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Management of progressive keratoconus with partial topography-guided PRK combined with refractive, customized CXL – a novel technique: the enhanced Athens protocol

Authors Kanellopoulos AJ

Received 24 September 2018

Accepted for publication 19 December 2018

Published 2 April 2019 Volume 2019:13 Pages 581—588

DOI https://doi.org/10.2147/OPTH.S188517

Checked for plagiarism Yes

Review by Single-blind

Peer reviewers approved by Dr Cristina Weinberg

Peer reviewer comments 2

Editor who approved publication: Dr Scott Fraser


Video abstract presented by Kanellopoulos AJ.

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Anastasios John Kanellopoulos1,2

1Department of Ophthalmology, LaserVision Clinical and Research Institute, Athens, Greece; 2Department of Ophthalmology, NYU Medical School, New York, NY, USA

Purpose: To report a novel application of partial topography-guided photorefractive keratectomy combined with topographically customized, higher fluence, and variable pattern corneal cross-linking applied on the same day of the treatment of keratoconus.
Methods: A topography-guided partial photorefractive keratectomy treatment of maximum 30 mm over the thinnest cone area was applied initially followed by a 7 mm, 50 mm phototherapeutic keratectomy treatment to address epithelial removal. 0.02% Mitomycin C was applied for 20 seconds and then the exposed stroma was soaked with 0.1% riboflavin solution for 5 minutes. The cornea was then treated with a customized, variable-pattern and 20 mW/cm2 fluence for a total of 5–10 J, and up to 15 J of energy was delivered with the KXL-II device employing an active tracker. The center of the pattern that received the 15 J was topography-matched with the thinnest area of the cone. Visual acuity, refractive error, cornea clarity, keratometry, topography, pachymetry with a multitude of modalities and endothelial cell density were evaluated over 36 months.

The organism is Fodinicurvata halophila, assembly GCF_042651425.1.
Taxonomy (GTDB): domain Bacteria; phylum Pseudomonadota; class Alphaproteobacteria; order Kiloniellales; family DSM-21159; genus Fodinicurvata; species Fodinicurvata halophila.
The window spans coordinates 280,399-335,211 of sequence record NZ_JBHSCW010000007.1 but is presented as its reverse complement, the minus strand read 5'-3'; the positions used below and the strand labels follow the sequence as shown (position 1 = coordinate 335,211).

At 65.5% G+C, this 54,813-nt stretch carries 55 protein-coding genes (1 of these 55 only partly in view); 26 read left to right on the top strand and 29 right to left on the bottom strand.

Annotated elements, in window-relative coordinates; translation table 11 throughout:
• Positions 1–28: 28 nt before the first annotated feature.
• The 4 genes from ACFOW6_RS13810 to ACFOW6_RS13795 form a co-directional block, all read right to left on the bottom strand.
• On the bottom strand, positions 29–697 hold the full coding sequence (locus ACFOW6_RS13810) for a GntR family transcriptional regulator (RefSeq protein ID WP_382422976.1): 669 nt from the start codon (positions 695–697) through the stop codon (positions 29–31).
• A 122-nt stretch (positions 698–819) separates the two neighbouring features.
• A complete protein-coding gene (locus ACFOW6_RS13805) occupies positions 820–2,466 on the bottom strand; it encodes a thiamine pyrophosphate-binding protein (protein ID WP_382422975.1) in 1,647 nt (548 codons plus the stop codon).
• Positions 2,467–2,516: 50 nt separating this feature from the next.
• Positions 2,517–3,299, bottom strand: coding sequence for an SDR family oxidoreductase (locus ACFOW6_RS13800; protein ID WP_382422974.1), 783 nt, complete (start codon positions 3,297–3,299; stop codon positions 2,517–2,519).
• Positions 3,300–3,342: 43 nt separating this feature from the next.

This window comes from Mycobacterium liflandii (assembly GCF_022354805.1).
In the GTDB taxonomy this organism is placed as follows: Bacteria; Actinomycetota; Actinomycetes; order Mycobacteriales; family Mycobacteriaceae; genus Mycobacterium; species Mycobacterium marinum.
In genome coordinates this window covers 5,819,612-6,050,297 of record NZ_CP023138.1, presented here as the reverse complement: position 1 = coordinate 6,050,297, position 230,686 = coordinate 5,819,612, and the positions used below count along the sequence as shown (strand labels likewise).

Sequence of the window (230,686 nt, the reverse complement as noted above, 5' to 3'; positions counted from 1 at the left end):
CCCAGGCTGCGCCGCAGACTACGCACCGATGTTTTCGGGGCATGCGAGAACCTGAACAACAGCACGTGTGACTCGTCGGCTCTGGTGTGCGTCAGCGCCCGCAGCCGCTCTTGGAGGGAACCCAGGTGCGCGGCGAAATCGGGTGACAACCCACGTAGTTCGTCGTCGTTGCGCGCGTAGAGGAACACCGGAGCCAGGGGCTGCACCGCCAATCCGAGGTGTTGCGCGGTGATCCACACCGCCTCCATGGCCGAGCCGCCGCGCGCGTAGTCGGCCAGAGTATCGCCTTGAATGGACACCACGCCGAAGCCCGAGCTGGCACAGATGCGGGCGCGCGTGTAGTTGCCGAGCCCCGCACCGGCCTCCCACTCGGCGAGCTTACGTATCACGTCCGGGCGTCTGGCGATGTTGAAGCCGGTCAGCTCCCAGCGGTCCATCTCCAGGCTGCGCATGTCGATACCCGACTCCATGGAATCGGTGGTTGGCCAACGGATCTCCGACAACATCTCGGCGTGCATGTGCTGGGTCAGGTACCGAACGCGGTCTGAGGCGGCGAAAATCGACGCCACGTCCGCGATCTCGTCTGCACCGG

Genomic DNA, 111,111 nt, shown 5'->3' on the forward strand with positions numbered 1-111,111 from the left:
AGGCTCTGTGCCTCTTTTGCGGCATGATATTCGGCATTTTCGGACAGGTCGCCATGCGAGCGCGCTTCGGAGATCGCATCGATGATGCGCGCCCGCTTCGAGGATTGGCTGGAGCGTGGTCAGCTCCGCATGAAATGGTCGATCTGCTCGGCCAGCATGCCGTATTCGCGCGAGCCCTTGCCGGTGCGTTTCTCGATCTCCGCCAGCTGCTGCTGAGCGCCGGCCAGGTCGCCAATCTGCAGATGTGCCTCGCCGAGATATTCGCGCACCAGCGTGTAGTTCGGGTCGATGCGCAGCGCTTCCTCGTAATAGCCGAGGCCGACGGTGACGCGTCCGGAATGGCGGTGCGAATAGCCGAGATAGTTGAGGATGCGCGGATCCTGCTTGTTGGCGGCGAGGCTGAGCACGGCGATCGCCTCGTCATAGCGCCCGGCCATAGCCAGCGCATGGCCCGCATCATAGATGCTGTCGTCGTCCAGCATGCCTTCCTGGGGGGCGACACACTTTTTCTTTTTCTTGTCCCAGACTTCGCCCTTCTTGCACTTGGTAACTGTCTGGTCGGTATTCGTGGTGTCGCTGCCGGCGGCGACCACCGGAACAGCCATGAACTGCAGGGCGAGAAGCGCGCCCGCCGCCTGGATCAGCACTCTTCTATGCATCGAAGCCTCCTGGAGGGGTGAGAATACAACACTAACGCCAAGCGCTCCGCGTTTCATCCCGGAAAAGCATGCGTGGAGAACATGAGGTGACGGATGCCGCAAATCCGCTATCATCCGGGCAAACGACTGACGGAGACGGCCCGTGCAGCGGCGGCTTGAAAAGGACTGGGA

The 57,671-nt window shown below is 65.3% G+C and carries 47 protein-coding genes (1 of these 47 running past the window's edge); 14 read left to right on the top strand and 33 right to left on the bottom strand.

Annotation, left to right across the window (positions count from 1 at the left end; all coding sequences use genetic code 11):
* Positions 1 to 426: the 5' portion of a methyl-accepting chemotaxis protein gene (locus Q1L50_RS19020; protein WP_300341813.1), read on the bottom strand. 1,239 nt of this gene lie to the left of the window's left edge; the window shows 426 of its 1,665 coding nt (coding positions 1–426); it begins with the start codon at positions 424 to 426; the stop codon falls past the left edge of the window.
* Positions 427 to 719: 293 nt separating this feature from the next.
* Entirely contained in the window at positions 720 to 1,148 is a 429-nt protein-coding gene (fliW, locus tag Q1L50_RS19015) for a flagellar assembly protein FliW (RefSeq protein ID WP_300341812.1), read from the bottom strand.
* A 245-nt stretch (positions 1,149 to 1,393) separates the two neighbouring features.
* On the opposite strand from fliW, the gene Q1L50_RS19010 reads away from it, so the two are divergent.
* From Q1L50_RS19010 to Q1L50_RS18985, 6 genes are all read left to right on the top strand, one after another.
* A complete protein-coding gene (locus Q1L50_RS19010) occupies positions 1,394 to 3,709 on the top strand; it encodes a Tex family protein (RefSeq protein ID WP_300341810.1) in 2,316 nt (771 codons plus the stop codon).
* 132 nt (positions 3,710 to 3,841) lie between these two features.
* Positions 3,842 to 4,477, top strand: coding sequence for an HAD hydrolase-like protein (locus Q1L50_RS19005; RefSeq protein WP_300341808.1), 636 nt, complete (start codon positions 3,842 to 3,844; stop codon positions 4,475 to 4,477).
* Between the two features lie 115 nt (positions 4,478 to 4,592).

Results: Keratoconus was stabilized in all cases. The severity of keratoconus stage by Amsler–Krumeich criteria improved from an average of 3.2 (1–4) to 1.8 (0–3). Uncorrected distance visual acuity changed from preoperative 20/80 to 20/25 at 6 months. A maximum astigmatic reduction of 7.8 D (5.3–15.6), and a significant cornea surface normalization (an index of height decentration improvement from 0.155 [±0.065] to 0.045 [±0.042]) were achieved by 1 month and remained relatively stable for 36 months postoperatively. Two cases delayed full reepithelialization for up to 9 days.
Conclusion: This paper introduces a novel technique in order to maximize the refractive normalization effect along with ectasia stabilization in young keratoconus patients. This may facilitate the use of less tissue ablation, in comparison to utilizing a homogeneous UV light beam for corneal cross-linking in Athens Protocol cases. It broadens the number of potential candidate cases that would have been limited to employ this technique due to tissue thickness limitations.

Keywords: corneal ectasia, corneal irregularity-normalization, therapeutic excimer ablation

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